We got this submission from a performance artist who wishes to remain anonymous, for reasons that will be clear below (though we've verified that it is from a well-regarded performer). While we generally run attributed pieces, it's good to have a reminder once in a while that there are many artists who are impeded by copyright but who, for professional reasons, can't talk about it openly. When trying to measure the damage done by copyright restrictions, one must allow for the fact that creative repression is an underreported crime.

I have this one show which is kind of languishing, in part because I don't know what to do about the music. I developed the show over the course of a couple of years, playing around with different pieces of music as the show evolved. When I came to the point where the show was "finished" and I had found music, I was so overwhelmed at the prospect of licensing it all that I... just never did.

I showed the piece once, without doing any licensing, to a packed house and a very warm reception. I did, by the way, contact the artists who made the music in my show. They're local. And they were like, "Oh, hey, this sounds great. Yeah, go for it. But you know, it's not our permission you need."

"Sita Sings the Blues" on the big screen in New York City! HELD OVER AGAIN

Sita Sings the Blues

Sita Sings the Blues will have a week-long run in New York City's IFC Film Center, December 25th – 31st! January 5th! January 26

This is was a full theatrical run, with 7-8 screenings a day. The filmmaker, Nina Paley will be doing Q&A after the 8:25pm shows most nights. On Monday, Dec. 28th, the conversation will be about the film's free distribution model and the free culture movement.

It's kind of unbelieveable that this thing has been extended for 5 weeks. Granted, it's down to just one show a day now. But we only thought it would run one week, so this run has exceeded everyone's expectations.

Tickets are available online. Here's a show schedule (click on the time to purchase tickets for that show):

Woo! New showtimes - Click on the time to purchase tickets for a screening.

Nina says, "I'm doing Q and A's tonight and tomorrow after the 8:30ish shows, then Friday and Saturday after the 4:40pm shows. Then I might take a little break, who knows." no more Q and A's - they were fun for the first 3 weeks though!

IFC Film Center has beautiful screens and is located at 323 Sixth Avenue at West Third Street in the West Village, right at the W. 4th St. subway station (A, C, E, B, D, F, & V subway lines).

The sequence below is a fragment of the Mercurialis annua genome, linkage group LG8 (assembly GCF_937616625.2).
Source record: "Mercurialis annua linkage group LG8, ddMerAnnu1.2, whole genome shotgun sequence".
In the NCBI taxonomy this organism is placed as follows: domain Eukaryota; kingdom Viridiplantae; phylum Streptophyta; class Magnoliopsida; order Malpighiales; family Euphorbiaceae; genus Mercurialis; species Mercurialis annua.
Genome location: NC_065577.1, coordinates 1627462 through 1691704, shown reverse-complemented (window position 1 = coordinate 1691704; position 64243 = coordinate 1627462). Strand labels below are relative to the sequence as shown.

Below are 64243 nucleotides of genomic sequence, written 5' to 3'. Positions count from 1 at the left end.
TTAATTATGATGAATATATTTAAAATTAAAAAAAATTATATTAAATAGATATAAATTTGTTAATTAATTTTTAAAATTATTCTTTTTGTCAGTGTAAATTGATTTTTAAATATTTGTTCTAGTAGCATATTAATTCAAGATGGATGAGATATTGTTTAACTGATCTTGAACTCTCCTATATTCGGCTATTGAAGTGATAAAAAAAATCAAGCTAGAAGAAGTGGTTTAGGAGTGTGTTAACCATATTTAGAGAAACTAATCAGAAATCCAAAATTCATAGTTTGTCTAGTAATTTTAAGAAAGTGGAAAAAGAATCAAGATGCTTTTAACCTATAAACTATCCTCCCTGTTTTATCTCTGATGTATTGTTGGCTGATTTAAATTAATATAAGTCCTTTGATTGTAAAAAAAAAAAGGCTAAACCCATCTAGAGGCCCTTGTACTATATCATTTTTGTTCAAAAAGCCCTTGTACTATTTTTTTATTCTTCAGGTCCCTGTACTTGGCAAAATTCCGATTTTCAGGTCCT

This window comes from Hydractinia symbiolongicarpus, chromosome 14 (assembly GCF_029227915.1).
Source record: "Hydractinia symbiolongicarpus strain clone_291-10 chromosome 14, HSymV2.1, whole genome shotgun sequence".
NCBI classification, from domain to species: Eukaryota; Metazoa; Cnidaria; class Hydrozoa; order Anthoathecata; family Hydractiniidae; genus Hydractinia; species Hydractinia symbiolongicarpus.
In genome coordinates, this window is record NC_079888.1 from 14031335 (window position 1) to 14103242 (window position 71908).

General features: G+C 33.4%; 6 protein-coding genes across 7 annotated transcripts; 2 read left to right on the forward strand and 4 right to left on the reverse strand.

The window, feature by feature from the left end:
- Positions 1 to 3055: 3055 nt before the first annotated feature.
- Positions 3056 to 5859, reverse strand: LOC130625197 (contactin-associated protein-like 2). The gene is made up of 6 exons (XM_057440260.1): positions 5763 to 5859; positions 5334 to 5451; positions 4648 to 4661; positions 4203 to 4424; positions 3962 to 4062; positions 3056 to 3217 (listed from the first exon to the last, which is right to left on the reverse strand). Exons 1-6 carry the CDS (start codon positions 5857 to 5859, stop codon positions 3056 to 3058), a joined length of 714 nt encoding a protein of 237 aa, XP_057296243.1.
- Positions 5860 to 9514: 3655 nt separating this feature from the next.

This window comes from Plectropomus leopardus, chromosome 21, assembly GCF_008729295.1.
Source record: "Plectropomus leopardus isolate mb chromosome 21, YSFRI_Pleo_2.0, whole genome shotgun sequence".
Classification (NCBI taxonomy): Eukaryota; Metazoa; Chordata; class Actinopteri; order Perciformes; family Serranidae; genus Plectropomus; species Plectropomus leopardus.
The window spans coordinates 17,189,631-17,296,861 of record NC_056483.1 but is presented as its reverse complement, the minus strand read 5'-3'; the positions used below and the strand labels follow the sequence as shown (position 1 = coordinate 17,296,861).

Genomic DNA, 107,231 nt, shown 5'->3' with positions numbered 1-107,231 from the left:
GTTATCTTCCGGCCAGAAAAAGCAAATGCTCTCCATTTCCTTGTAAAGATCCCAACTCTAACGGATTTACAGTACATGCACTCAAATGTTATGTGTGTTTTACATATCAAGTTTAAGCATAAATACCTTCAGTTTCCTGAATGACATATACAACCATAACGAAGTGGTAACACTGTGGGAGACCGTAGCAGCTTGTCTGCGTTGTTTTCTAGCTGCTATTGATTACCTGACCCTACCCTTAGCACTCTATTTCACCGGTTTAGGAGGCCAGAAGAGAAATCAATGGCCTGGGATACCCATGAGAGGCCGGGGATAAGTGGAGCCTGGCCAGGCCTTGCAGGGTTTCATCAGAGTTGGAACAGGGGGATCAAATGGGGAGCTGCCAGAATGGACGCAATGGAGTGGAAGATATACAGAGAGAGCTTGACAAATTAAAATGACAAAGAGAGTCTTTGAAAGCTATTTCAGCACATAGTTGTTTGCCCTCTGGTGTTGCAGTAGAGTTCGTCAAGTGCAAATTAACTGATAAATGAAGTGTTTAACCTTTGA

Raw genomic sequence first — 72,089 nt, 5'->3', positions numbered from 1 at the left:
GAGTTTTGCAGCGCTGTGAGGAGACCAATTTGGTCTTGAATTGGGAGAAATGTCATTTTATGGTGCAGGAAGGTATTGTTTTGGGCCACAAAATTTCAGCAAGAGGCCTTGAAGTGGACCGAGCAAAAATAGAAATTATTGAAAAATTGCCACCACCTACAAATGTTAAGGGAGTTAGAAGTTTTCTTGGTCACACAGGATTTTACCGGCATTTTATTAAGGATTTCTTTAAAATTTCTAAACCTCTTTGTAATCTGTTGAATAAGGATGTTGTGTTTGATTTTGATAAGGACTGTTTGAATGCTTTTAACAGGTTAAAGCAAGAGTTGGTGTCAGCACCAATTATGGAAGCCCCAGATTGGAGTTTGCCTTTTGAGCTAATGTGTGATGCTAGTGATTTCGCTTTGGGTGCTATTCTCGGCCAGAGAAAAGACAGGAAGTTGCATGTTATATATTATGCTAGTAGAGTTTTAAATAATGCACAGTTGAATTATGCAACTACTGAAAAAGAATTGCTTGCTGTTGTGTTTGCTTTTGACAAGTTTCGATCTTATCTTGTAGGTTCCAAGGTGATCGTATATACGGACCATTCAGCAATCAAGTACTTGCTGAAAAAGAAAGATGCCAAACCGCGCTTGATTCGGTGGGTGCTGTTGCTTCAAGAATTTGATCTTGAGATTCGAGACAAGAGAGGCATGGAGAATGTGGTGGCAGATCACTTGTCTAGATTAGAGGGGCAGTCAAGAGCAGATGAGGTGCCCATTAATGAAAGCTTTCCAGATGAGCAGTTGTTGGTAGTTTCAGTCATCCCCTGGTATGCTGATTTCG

Sita Sings the Blues is a terrific film; it won all those awards for a reason. Please tell all your New York friends — let's pack the house!

Sita Sings the Blues

Redefining Property: Lessons from American History

Jack Valenti, former head of the MPAA E. N. Elliott

Jack Valenti: "We are facing a very new and a very troubling assault on our fiscal security, on our very economic life and we are facing it from a thing called the video cassette recorder and its necessary companion called the blank tape." [1]

E. N. Elliott: "(W)itness...the existence of the 'underground railroad,' and of a party in the North organized for the express purpose of robbing the citizens of the Southern States of their property...." [2]

Why do discussions of Free Culture trigger such strong emotional response?

People hold very strongly to ideas about the meaning of property. Jill Lepore, in a New Yorker Article called "The Politics of Death" (Nov. 30, 2009, p. 62) writes:

life, liberty, and property are the rights that Americans talk about, and fight over....Taking a long view of American history, it's possible to argue that each of these rights has led to a fracture in the body politic, a dispute in which there seemed no room for compromise. ...a swirl of disputed ideas have gathered around each of these contested rights. But, from one era to the next, the ideas have been different.

Lepore's article concerns itself primarily with "life" politics: " the past half century, Americans have been fighting over the right to life." But immediately prior to that statement lies this rich, enlightening paragraph about historic changes in Americans' ideas about property:


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